White House Pollinator Partnership Action Plan Update
June 20-26, 2016 was National Pollinator Week, and it’s a busy time of the year for bee scientists with USDA’s Agricultural Research Service (ARS) — and not just for the scientists who study honey bees.
If signed into law, this bill would set a goal for the USDA and other agencies of conserving, restoring, or enhancing 3 million acres of forage habitat — i.e. fields of flowering plants and shrubs — a step towards the goal of 7 million acres of pollinator habitat set by the White House in 2014.
Making Highways Safe for Bees, Butterflies and other Pollinators
Protecting Pollinators in New York: Current Cornell Research
During National Pollinator Week, USDA Announces Key Measures to Improve Pollinator Health
Smithsonian Pollinator Garden focuses on importance of pollination
USDA Funding Is Leading The Way On President’s 2014 Pollinator Protection Plan. Here’s How.
Trees, and Landscape Architects, For Bees
50 Governors Line Up Behind Pollinator Protection Plan
This living laboratory is one of the latest features at UDC’s College of Agriculture, Urban Sustainability and Environmental Sciences (CAUSES), which is also home to the Center for 4-H & Youth Development.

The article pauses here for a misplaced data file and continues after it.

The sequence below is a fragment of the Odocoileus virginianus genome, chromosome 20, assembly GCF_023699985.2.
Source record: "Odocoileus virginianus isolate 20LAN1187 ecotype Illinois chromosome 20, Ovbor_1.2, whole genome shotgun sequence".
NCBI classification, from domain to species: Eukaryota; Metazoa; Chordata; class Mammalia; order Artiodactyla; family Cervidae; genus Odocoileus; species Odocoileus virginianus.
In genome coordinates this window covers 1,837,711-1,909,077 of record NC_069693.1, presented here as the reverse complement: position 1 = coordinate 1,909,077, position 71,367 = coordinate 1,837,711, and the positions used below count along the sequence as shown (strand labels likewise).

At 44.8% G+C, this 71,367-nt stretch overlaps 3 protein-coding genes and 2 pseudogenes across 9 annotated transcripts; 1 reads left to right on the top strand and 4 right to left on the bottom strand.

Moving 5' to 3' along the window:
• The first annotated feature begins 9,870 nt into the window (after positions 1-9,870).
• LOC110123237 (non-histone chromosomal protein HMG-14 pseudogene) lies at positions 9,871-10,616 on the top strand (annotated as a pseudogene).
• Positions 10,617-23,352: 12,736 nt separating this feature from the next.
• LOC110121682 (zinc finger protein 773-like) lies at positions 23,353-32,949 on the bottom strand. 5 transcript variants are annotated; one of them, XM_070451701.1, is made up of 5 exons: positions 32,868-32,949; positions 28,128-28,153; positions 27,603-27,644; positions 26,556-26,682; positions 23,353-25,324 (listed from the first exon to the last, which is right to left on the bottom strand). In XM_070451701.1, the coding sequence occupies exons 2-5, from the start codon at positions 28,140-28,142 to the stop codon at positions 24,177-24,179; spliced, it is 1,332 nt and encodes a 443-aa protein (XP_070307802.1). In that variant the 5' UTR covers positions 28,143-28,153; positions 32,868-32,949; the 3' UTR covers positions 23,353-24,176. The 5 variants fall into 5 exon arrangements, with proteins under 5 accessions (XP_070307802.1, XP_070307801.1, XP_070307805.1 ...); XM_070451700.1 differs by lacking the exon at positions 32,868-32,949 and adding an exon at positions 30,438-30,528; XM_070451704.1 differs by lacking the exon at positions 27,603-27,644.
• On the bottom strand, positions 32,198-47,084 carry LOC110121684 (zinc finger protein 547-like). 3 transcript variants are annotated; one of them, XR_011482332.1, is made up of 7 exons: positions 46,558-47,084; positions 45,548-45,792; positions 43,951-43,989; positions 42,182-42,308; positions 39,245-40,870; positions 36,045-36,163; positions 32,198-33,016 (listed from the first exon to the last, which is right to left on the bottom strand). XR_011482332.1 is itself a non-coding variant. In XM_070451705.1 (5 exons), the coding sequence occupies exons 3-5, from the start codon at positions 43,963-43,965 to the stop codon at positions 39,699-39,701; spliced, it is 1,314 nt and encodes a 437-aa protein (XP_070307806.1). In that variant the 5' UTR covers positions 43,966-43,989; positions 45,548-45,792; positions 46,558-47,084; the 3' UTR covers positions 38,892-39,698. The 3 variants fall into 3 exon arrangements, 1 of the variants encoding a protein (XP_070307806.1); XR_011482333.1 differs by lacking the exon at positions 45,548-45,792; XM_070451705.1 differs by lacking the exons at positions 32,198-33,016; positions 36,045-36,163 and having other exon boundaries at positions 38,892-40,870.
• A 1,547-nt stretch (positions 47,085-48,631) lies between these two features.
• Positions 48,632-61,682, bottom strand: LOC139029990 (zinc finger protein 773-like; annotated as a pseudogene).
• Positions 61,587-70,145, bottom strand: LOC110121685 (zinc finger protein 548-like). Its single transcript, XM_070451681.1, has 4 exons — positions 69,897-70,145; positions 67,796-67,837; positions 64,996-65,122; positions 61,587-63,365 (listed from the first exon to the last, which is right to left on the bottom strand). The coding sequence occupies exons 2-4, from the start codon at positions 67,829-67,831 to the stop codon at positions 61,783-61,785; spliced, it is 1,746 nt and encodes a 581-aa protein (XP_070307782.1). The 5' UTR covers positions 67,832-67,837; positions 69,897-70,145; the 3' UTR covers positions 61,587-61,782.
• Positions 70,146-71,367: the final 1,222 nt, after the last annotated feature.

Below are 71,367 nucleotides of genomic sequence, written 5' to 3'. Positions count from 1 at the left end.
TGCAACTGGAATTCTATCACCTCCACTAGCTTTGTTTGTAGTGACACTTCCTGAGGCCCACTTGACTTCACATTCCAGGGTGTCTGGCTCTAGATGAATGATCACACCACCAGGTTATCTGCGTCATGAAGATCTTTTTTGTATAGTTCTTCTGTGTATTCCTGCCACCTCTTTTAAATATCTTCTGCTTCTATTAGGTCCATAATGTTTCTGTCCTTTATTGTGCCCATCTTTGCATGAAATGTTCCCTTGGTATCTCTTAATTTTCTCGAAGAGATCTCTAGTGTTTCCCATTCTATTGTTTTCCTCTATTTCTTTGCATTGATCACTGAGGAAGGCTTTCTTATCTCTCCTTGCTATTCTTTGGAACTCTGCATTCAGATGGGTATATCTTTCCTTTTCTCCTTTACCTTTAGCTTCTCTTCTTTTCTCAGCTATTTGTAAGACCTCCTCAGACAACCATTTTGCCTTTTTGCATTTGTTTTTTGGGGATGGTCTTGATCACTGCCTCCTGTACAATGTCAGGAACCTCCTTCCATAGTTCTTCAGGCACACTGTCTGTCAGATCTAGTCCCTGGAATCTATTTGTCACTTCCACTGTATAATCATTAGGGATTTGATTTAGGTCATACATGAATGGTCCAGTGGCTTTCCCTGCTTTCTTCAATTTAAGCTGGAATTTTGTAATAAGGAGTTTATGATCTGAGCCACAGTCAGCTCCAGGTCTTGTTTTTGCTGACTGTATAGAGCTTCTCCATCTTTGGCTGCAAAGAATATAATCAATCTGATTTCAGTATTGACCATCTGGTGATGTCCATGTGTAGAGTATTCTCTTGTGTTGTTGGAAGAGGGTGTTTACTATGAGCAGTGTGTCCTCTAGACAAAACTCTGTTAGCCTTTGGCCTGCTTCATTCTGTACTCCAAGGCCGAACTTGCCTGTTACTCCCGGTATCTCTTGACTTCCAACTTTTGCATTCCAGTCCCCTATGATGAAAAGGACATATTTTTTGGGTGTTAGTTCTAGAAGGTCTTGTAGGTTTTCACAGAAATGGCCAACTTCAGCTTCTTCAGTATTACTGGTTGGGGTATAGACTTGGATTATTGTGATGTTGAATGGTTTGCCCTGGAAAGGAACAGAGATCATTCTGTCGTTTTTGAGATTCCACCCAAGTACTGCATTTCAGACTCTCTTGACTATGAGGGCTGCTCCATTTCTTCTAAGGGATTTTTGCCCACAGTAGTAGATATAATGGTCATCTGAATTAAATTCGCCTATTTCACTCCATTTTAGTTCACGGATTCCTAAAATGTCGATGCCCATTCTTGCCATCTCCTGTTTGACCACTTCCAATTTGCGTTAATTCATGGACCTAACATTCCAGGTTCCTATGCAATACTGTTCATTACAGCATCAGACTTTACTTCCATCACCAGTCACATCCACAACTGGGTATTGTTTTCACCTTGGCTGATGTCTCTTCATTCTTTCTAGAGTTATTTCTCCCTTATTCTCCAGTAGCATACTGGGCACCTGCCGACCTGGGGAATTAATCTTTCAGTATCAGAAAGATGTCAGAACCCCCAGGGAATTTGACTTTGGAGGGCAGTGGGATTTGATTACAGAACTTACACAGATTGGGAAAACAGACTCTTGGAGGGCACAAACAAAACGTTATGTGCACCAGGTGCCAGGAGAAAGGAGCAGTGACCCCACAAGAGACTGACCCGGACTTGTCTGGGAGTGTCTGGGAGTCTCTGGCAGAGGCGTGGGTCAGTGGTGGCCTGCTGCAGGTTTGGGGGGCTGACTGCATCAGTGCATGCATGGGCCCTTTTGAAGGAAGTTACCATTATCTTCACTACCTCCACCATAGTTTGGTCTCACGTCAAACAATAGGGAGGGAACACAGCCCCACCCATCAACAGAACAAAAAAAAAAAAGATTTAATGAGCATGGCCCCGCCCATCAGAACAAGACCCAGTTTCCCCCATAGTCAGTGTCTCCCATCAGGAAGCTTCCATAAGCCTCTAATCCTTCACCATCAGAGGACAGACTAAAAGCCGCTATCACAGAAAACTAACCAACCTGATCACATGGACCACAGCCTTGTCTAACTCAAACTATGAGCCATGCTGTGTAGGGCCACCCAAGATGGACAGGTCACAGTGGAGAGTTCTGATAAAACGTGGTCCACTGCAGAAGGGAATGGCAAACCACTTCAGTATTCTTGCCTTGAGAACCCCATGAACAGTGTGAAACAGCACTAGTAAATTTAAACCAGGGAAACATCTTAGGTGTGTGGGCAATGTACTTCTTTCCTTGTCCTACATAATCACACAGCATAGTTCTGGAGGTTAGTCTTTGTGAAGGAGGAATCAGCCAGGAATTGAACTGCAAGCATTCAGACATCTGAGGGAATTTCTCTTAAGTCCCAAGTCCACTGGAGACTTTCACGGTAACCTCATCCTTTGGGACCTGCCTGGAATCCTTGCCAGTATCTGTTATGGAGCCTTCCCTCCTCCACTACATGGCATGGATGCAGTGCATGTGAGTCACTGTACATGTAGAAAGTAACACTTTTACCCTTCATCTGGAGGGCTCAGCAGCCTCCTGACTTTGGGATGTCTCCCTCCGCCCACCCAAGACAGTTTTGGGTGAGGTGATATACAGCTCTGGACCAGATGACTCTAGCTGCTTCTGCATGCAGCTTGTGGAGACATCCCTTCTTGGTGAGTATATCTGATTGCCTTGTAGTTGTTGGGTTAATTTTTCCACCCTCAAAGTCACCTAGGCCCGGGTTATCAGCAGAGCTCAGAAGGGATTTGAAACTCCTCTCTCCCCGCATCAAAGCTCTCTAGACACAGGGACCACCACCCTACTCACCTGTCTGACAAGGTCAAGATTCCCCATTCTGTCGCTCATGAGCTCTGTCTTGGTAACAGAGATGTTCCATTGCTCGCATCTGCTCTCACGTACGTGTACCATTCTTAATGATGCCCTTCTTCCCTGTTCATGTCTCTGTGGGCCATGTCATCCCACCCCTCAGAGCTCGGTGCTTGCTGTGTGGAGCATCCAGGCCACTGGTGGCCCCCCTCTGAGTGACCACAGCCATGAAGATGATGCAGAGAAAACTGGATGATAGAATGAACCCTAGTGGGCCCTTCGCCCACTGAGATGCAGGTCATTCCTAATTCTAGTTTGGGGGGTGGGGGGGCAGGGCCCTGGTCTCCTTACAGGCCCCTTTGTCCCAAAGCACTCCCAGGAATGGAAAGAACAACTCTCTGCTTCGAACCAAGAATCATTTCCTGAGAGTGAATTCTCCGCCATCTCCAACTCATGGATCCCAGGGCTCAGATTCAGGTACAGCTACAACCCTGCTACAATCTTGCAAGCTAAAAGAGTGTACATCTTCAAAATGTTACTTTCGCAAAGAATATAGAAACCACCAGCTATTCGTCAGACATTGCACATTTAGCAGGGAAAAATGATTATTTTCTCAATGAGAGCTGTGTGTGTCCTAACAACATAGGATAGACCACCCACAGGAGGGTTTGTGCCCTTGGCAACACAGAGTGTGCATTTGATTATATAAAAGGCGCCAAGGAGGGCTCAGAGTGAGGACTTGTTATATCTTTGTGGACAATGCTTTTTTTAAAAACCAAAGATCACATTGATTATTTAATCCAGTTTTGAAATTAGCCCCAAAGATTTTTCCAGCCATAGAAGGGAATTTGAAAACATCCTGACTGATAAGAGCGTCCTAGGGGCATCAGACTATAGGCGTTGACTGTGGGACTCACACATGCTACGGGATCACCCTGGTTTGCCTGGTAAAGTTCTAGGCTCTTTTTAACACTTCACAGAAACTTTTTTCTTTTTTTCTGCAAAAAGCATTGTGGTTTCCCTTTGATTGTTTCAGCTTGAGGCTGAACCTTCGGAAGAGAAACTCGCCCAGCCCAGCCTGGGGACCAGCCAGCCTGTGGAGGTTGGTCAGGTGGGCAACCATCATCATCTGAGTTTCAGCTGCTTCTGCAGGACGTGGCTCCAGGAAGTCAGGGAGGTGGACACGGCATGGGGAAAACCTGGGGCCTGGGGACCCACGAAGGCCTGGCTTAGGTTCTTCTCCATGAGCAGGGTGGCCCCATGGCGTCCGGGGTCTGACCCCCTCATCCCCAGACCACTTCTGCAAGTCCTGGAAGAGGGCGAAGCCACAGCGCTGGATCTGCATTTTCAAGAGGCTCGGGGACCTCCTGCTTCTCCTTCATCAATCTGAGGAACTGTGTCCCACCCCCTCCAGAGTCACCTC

Dr. Stephen Martin and collaborators recently discovered that it appears that an avirulent form of DWV may outcompete the virulent form in some apiaries, thus conferring to those bees resistance to the harmful effects of this virus. He has recently received funding from Project Apism to analyze samples of bees from the U.S. for the presence of the avirulent form. What we are particularly interested in are samples from apiaries or feral colonies that have survived without treatment for varroa for several years (especially those in which the brood looks healthy despite the mites). If you have access to such hives and are willing to collect samples later this summer, please email firstname.lastname@example.org for details, with the words “Martin project” in the subject line.